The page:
With longtime members rebelling against changes, the Mississippi House voted down a bill that would have restricted personal use of campaign money. The unrecorded voice vote on House Bill 797 came Tuesday after several House members complained about proposed restrictions, including ending the ability to take money for personal use to repay undocumented campaign expenses. The campaign finance changes had been attached to a broader rewrite of state election law, and could return in modified form in the closing days of the Legislature. The proposal came after The Associated Press and The Clarion-Ledger questioned campaign spending. Some officials took leftover money from accounts when they retired, or spent it on things like cars, clothing and personal travel. Experts say the practice makes campaign contributions perilously close to bribes. Mississippi is one of only five states that still allow elected officials to pocket campaign money for personal use during or after their careers.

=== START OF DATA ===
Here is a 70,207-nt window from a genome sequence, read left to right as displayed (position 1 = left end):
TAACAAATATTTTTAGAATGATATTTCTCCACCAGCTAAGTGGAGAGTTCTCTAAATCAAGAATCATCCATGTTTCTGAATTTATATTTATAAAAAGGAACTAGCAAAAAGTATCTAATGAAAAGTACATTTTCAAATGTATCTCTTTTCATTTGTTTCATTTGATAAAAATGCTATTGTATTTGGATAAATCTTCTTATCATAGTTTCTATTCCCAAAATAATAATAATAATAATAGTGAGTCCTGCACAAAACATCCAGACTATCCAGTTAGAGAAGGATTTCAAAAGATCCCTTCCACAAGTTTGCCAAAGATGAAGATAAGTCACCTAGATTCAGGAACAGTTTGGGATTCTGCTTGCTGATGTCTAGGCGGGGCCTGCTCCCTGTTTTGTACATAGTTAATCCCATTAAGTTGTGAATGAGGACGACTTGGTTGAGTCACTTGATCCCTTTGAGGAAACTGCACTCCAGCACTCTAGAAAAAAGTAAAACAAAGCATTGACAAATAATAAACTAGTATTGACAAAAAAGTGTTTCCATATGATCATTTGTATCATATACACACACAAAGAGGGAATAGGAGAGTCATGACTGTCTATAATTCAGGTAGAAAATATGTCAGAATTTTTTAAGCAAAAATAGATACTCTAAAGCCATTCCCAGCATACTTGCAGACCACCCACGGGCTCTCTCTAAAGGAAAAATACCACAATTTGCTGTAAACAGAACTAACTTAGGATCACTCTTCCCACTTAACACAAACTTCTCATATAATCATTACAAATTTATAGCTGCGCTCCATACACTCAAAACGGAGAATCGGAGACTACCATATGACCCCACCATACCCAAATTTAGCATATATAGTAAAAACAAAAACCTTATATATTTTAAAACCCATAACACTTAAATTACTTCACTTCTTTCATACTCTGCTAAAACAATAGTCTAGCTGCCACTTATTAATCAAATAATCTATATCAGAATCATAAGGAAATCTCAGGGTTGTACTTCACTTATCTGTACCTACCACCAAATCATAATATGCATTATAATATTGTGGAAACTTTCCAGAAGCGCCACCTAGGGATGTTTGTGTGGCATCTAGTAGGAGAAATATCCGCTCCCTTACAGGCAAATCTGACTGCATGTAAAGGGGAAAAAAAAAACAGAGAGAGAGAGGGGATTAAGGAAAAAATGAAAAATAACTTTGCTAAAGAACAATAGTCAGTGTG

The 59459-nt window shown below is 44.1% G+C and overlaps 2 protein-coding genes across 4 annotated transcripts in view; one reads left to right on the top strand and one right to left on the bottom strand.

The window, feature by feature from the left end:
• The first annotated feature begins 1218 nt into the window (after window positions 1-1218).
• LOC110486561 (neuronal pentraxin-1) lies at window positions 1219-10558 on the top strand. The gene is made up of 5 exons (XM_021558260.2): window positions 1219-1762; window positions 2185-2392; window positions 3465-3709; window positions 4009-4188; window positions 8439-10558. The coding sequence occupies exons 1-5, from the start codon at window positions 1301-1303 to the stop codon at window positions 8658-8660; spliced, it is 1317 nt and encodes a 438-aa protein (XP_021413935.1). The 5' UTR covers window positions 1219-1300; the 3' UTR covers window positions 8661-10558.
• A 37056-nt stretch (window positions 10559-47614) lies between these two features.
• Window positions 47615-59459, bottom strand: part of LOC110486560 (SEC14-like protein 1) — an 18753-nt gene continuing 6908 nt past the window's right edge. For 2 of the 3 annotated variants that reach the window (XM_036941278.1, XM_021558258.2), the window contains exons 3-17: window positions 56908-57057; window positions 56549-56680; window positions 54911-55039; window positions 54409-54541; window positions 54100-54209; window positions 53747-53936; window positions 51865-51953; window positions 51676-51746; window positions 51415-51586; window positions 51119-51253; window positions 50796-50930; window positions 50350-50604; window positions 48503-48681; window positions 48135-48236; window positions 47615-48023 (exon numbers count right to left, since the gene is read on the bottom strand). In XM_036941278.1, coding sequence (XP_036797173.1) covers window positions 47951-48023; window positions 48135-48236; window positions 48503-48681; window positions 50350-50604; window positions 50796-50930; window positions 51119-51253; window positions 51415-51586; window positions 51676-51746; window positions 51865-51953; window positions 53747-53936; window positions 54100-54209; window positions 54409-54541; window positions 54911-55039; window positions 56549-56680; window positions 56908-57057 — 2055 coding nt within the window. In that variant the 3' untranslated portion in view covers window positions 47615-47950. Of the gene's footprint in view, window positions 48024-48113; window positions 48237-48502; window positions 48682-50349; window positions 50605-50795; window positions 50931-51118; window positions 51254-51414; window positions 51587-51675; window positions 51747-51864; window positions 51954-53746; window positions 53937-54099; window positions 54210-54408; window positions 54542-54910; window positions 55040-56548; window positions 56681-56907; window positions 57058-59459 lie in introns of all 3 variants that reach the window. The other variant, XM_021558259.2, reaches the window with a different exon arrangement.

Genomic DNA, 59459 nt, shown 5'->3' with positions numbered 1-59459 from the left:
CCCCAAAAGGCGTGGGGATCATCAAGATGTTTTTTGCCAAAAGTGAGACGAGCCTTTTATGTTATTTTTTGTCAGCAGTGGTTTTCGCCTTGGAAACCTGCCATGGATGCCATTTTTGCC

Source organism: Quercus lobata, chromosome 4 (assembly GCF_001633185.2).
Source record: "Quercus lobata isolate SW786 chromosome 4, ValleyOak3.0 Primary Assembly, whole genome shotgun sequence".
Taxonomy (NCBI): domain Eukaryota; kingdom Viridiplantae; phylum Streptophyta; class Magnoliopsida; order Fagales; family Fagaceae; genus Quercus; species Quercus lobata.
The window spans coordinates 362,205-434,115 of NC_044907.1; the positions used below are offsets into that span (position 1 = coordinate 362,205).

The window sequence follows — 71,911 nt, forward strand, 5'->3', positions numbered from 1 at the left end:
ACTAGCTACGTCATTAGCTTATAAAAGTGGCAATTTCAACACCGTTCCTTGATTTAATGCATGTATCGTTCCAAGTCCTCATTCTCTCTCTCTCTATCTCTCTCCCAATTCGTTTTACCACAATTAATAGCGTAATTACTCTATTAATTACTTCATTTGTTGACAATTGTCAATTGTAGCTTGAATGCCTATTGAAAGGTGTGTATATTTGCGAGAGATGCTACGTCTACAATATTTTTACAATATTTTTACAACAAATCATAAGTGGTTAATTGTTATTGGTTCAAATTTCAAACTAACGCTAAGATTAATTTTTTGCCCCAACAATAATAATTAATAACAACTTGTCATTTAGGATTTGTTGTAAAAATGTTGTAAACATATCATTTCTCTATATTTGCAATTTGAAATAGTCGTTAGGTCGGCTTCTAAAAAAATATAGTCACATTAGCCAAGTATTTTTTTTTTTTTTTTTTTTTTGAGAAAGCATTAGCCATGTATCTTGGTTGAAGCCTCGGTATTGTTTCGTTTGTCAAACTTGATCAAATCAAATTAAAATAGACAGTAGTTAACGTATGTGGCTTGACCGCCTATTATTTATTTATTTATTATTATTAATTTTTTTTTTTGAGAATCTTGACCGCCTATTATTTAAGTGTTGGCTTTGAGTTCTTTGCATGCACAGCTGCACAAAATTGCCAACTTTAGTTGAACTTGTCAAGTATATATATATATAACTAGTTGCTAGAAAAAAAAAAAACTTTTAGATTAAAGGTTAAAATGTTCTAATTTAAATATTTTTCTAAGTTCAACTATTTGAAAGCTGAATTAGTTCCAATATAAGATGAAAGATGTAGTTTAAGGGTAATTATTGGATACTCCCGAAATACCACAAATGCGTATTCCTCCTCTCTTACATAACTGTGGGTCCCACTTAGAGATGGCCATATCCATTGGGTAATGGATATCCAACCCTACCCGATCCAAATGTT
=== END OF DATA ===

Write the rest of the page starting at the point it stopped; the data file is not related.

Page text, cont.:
Rep. Andy Gipson, R-Braxton, said he felt any change could penalize him personally because he had invested money in his campaigns that he had never recorded as a loan, and thus might not be able to get back. “I don’t have enough funds in my campaign account to repay it,” Gipson said.
Many former lawmakers interviewed by The Associated Press earlier this year said they cashed out their accounts at the end of their careers to get back campaign money that they had never recorded as a loan to their campaign. An Associated Press review found that of 99 elected officials who have left office in recent years, as many as 25 may have pocketed more than $1,000 when they closed their campaign accounts and five took more than $50,000. Former Lt. Gov. Amy Tuck took more than $261,000 from 2007 to 2013.
The use of campaign funds became an issue in last year’s election campaigns after an opponent disclosed that state Auditor Stacey Pickering had bought a car, a camper and a garage door using campaign money.